What Not to Wear

With an assortment of clothing, Cindy Baker is like a Giantess Barbie – interchangeable personas with each new uniform. Look, it’s Conference Cindy, in her thoughtfully kooky yet vaguely professional outfit. Oh, it’s Weekend Cindy, in that mumu that goes from bedroom to garden to grocery store, and then out bowling! Now it’s Performance Artist Cindy in another impossible to peg ensemble that helps define her as an artist whose work addresses relevant social concerns and as a fun-loving person with a devil-may-care attitude!

Performance Art presenter FADO gave me the chance to examine how others want me to be in the performance Fashion Plate presented at the Drake Hotel in Toronto. Over a period of two weeks, the audience was invited to design and help create clothing for me (but more importantly, to look at me, literally ‘size me up,’ and think of me as a fashionable being). This performance furthered examinations begun with the Plexiglass Box by challenging the public to actively look at and think about a large woman’s body.

By having this costume professionally made, before the performance even started I had the opportunity to see how others characterize me, how my physical features are exaggerated in an attempt to create a caricature of me – and how I responded.  This process gave me an invaluable opportunity to describe myself to professional character-builders, ask them to interpret how they see me, and negotiate with them to achieve what we both believe is a reasonable facsimile.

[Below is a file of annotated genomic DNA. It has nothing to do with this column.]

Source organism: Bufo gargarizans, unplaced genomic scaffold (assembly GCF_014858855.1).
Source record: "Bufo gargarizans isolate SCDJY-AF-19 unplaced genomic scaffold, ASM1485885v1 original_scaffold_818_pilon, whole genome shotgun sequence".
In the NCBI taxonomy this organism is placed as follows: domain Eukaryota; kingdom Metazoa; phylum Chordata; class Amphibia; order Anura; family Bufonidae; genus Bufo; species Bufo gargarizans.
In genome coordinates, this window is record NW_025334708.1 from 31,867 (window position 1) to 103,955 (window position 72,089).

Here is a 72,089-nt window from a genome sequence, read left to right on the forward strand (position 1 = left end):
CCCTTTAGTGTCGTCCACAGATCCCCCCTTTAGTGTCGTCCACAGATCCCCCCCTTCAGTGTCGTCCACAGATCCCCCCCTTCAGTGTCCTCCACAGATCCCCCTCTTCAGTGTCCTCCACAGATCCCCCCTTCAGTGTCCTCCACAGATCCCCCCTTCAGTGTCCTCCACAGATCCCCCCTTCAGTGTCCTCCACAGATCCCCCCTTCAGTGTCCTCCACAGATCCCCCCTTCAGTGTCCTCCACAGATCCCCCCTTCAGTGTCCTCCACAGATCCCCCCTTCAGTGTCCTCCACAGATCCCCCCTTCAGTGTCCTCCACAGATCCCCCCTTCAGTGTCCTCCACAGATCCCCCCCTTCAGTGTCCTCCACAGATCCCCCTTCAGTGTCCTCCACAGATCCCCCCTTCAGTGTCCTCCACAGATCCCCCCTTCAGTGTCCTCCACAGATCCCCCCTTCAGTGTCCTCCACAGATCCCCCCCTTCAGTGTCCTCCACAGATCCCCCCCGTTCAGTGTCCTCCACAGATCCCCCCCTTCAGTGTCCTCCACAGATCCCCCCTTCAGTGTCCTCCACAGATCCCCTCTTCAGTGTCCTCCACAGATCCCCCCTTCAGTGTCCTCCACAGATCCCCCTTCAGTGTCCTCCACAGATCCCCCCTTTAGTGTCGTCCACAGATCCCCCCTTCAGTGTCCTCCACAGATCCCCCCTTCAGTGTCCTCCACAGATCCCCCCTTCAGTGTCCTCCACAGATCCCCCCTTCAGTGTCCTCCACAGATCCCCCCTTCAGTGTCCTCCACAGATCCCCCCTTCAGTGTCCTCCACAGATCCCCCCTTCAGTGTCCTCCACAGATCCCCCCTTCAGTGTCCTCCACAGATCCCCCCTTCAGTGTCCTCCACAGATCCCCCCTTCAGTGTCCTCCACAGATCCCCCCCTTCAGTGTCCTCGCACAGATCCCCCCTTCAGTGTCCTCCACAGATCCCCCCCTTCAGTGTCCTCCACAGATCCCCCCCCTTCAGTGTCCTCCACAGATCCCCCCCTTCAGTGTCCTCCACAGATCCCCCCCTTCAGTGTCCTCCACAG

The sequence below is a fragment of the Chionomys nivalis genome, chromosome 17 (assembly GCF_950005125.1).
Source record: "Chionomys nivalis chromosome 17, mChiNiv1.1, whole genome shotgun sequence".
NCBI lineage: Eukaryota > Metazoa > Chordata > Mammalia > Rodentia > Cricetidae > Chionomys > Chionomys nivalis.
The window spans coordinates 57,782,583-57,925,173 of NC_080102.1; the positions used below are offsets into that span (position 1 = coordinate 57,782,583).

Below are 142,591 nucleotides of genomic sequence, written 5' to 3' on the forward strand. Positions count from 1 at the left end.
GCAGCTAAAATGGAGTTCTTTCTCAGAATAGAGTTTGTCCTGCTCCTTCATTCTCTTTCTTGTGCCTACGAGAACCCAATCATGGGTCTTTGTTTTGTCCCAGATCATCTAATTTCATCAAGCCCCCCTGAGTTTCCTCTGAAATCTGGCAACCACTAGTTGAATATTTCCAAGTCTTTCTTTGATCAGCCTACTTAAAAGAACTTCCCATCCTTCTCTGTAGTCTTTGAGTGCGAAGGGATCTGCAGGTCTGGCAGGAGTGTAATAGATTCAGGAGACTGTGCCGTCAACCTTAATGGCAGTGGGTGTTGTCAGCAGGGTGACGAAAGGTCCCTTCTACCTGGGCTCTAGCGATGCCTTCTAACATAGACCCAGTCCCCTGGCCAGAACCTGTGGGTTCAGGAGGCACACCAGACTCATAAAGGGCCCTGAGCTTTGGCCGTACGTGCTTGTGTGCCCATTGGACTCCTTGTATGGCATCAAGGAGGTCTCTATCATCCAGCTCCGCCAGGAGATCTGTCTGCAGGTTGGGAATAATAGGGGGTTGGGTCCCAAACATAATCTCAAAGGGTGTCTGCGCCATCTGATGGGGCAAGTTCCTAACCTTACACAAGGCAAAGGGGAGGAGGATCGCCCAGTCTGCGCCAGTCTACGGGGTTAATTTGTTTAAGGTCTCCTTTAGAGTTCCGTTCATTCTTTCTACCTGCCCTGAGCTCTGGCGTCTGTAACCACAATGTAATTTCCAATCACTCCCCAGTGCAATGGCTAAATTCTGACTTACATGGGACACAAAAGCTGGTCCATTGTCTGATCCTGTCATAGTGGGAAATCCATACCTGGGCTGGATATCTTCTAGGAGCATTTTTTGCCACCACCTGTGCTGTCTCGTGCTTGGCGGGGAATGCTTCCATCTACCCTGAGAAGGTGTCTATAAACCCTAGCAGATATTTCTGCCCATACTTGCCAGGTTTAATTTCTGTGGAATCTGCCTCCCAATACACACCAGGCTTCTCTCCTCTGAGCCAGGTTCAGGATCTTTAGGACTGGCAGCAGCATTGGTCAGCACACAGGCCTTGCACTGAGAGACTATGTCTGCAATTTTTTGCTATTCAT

Because the mascot, my chosen mode for this performance, is typically used as a tool for promotion, this project functions doubly (and ironically) as public relations and actual performance. I walk a thin line between being as truly myself as I can, and following standard guidelines of successful and appropriate mascot behaviour.


Participating in Regin Igloria's Puijo Hill 3-Day performative marathon during ANTIfest in Finland. That's Vincent Chevalier and his red carpet behind me.

Dancing at Victoria's Blues Fest 2008

Signing autographs and handing out swag at the first Personal Appearance event, at the Soap Factory in Minneapolis for Artery 24 2008.

Participating in The Movement Movement's marathon through the Glenbow during Calgary's Mountain Standard Time 2008.

Attending the opening of Suzanne Swannie's retrospective at The Rooms, St John's (presented by Eastern Edge).

Taking a break from shopping at the mall in St. John's with Eastern Edge's own Mary McDonald.


Applying for a library card at Siilinjarvi Public Library.

Celebrating Eastern Edge's 25th Anniversary with EE Director Michelle Bush! (Jennifer Barett's art in the background.)

Admiring Justin Markussen-Brown's new t-shirt at Eastern Edge! (Jennifer Barrett's art in the background!)


Sharing an intimate moment with my new boyfriend Thor! (He's the mascot of Waterloo Collegiate Institute!)


Exiting the changeroom at the Marimekko store in Kuopio (nothing fit!)

Life drawing at the Artery in Edmonton during Exposure 2009

Life drawing at the Artery in Edmonton during Exposure 2009. I'm modeling semi-nude with tranny porn star Buck Angel